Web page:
DVIDS – News – NAVFAC Washington Receives Highest Honor for Dental Clinic Design

WASHINGTON – Naval Facilities Engineering Systems Command (NAVFAC) Washington has earned top honors in the 2021 Air Force Design Award program for the completed dental clinic replacement on Joint Base Andrews, Md.

The dental clinic replacement project was a $22.8 million military construction designed by Florida-based company Rogers, Lovelock & Fritz, Inc., with architectural and engineering work handled by NAVFAC Washington. The project was completed in January 2019, consolidating Joint Base Andrews dental services into one facility, while incorporating a strong and expanding Advanced General Dentistry (AEGD) residency program. The design won the Air Force Civil Engineering Center Honor Award for 2021.

The Air Force Design Awards program, in its 46th year, honors the best Air Force projects. Since 1976, the program and Air Force private sector partners have recognized projects that achieve design excellence related to the natural and built environment. The program awards three tiers of awards: the Honor Award, which is the top award, followed by Merit and Citation awards.

The design of the dental clinic replacement was awarded first prize for producing an efficient facility in the spatial arrangement that exists harmoniously next to an active stream and wildlife habitat, while respecting the withdrawal limits imposed by counter-terrorism/force protection standards.

“The solution was to stack the program on a two-story mass,” said David Wolfel, director of design and engineering for NAVFAC in Washington. “This approach reduced the building’s footprint, allowing the necessary clearances to meet safety criteria and protect the adjacent creek.”

Organized around an inviting full-height public foyer, this two-story, T-shaped building provides a world-class venue for the facility’s dental services. The Head of the “T” houses all patient destinations, with high volume general dentistry located on the ground floor and lower volume specialty dentistry and residency program located on the upper floor. The leg of the “T” provides support spaces for clinic and staff, as well as engineered components, providing complete separation between the front of the house and the back of the house.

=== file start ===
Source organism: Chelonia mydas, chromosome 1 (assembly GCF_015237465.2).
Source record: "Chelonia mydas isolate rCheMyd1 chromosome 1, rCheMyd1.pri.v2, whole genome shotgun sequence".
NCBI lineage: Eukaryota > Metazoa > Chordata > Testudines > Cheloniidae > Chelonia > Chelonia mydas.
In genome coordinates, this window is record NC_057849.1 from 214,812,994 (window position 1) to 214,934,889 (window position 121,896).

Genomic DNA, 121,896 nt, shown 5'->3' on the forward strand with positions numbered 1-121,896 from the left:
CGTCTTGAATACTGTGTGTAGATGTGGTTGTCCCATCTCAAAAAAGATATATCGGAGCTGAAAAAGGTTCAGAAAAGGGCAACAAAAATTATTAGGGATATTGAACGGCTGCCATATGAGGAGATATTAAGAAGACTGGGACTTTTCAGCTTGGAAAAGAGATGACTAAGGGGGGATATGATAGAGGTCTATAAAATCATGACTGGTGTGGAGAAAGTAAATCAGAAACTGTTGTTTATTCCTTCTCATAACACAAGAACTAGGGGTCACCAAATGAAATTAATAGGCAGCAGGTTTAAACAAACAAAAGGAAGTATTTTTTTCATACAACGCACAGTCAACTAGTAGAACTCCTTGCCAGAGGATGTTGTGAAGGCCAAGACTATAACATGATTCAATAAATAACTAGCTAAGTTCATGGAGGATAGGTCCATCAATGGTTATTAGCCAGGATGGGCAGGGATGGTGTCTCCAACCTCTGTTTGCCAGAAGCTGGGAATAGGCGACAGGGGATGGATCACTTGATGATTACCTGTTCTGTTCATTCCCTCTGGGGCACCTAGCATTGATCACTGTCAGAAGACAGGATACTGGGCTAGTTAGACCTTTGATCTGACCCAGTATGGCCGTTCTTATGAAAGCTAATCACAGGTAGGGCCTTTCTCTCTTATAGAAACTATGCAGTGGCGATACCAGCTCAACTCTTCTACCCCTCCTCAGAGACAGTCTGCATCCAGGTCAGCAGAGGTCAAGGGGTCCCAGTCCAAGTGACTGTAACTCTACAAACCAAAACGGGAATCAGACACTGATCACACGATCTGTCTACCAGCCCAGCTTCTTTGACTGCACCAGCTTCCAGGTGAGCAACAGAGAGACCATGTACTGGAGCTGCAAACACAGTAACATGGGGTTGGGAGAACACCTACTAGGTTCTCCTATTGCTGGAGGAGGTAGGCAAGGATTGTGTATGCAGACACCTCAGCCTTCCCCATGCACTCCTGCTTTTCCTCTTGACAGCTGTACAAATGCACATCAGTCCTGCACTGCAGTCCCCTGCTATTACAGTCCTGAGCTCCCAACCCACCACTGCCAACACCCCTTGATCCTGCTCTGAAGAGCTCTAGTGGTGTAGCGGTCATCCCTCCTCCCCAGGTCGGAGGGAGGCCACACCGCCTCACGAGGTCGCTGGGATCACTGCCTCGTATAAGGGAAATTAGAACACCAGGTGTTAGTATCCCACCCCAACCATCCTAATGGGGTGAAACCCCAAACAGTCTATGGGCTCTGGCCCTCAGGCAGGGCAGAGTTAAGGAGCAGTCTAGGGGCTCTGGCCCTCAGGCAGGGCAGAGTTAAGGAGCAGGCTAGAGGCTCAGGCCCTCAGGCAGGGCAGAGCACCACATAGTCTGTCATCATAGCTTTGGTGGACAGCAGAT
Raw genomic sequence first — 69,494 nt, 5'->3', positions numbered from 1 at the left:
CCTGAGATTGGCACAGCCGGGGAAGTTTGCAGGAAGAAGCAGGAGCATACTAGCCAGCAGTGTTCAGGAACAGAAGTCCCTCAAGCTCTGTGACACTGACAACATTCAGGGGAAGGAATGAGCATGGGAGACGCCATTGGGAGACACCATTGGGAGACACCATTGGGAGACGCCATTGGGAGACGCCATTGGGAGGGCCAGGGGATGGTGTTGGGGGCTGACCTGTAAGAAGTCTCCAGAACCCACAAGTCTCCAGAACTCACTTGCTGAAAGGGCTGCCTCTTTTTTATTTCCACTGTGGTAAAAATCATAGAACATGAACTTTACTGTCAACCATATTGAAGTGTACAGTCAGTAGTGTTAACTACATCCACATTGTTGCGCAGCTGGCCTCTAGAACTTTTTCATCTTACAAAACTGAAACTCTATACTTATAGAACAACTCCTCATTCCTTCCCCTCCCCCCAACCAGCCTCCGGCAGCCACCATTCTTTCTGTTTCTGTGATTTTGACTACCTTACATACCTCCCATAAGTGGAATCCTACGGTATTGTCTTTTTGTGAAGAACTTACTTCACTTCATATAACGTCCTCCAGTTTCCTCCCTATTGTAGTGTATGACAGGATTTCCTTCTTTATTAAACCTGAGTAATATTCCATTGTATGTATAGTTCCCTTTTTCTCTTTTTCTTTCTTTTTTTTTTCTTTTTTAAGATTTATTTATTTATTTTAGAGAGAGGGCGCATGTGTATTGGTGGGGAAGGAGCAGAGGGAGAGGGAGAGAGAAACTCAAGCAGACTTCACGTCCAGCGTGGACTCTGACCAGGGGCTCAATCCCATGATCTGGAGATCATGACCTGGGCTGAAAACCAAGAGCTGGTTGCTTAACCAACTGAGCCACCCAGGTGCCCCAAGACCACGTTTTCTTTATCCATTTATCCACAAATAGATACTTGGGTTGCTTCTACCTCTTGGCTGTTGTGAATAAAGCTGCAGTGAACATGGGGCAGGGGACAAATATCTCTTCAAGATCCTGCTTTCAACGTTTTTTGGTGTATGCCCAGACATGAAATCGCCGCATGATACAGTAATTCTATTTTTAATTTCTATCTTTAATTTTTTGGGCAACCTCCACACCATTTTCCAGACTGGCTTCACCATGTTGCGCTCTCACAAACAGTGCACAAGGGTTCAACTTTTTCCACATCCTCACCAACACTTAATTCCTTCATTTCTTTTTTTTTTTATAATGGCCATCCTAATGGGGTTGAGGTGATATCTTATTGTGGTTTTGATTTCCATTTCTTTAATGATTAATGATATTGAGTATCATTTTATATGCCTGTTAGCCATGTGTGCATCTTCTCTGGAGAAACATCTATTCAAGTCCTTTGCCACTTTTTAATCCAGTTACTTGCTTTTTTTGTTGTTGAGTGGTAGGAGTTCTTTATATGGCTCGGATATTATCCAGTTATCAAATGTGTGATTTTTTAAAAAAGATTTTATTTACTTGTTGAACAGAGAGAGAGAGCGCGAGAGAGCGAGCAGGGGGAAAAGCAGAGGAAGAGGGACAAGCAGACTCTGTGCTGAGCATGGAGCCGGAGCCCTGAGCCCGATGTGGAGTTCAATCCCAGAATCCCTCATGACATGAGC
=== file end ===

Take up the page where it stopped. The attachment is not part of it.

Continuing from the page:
The project has also been recognized for its juxtaposition of straight and curved design elements, as well as circulation patterns that allow intuitive orientation for visiting patients. The significant challenge of externally providing a strong identity for this small facility on a larger medical campus, while internally reconciling multiple patient destinations into a simple, direct and intuitive wayfinding system was solved by concentrating the installation around the entrance hall of two floors.

The exterior stucco entrance wall of the curved two-story window contrasts with the rectilinear masonry backdrop of the main wing, drawing attention to the building and its main entrance. Passing through the open lobby entrance, patients immediately feel the flood of natural light, recognize the reception, the open second floor and its open staircase, and the obvious direct paths to the right and left to the operating areas at each level.

“This simple approach of contrasting the basic rectilinear solids with an open curvilinear form to the exterior and concentrating the interior space on the two-story lobby establishes the building’s identity and offers a friendly layout, while reassuring and comforting the patient,” Wolfel said. .

The facility incorporates elements of the Basic Architectural Design Guide, pitched metal roofs, masonry and stucco, while developing a unique medical campus vernacular compatible with the adjacent ambulatory care center and campus master plan . It is a one-of-a-kind design that builds on standard DHA and Air Force Surgeon General component room models and combines custom designed areas where no standard has been developed.

In terms of energy efficiency, the installation achieves success by demonstrating a reduction in energy consumption of more than 35% and savings in energy costs of more than 27% compared to American Society of Heating benchmark levels. , Refrigerating and Air-Conditioning Engineers. Life cycle cost analyzes were performed on multiple systems and material selections to identify the best value solutions. Enhanced commissioning was used and the facility was designed to LEED (Leadership in Energy and Environmental Design) Silver standards. The building’s compact footprint, introduction of daylighting, selection of low-maintenance building components, and cost-effective life-cycle engineered systems have all contributed to the project being under budget as it operationally outperformed comparable facilities.

This award represents the proven technical ability and proficiency of the men and women of NAVFAC Washington, which enable the mission readiness of our many Department of Defense partners in the National Capital Region, Maryland and Northern Virginia. .

Date taken: 12.02.2021
Date posted: 12.02.2021 11:03
Story ID: 410313

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Abdul J. Gaspar